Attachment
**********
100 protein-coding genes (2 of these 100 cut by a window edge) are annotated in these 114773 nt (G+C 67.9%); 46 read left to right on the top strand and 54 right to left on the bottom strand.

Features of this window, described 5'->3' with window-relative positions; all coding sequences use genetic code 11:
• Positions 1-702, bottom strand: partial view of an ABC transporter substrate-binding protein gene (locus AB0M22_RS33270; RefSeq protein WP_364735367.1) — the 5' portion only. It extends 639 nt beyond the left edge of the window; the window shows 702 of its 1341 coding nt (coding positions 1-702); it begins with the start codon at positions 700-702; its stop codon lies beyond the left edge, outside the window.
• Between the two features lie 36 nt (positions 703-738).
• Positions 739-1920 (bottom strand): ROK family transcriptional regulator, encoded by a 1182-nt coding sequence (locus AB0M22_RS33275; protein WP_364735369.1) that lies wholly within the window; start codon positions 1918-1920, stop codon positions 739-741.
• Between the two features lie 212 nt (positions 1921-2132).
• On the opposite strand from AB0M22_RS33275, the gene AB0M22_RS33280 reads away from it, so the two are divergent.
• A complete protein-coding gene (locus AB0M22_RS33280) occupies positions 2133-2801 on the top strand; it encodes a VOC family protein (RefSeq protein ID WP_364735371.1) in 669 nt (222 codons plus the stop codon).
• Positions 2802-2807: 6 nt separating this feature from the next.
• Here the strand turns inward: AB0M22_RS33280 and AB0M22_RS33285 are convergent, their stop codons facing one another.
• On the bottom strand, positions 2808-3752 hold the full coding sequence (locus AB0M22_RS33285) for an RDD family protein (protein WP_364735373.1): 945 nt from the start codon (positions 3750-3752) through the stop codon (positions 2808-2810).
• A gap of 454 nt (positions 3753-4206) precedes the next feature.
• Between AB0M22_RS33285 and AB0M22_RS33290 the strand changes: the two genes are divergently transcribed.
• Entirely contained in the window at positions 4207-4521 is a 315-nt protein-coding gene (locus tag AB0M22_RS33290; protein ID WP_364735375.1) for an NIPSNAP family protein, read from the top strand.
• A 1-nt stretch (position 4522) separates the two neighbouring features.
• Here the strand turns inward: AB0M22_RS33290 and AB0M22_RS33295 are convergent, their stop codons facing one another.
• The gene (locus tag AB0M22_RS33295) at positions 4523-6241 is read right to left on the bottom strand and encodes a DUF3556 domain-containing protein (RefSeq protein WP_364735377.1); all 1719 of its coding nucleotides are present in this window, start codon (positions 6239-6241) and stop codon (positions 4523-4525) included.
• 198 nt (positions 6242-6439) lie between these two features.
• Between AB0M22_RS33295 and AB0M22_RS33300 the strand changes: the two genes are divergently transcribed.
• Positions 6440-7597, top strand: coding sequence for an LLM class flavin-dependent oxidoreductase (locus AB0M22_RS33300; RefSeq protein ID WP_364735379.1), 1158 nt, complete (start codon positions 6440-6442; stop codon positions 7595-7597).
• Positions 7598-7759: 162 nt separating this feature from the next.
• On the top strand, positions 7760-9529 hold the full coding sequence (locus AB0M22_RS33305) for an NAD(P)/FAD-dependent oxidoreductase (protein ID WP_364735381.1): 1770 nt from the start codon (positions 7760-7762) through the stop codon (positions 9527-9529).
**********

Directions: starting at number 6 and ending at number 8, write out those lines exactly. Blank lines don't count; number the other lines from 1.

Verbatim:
• Between the two features lie 212 nt (positions 1921-2132).
• On the opposite strand from AB0M22_RS33275, the gene AB0M22_RS33280 reads away from it, so the two are divergent.
• A complete protein-coding gene (locus AB0M22_RS33280) occupies positions 2133-2801 on the top strand; it encodes a VOC family protein (RefSeq protein ID WP_364735371.1) in 669 nt (222 codons plus the stop codon).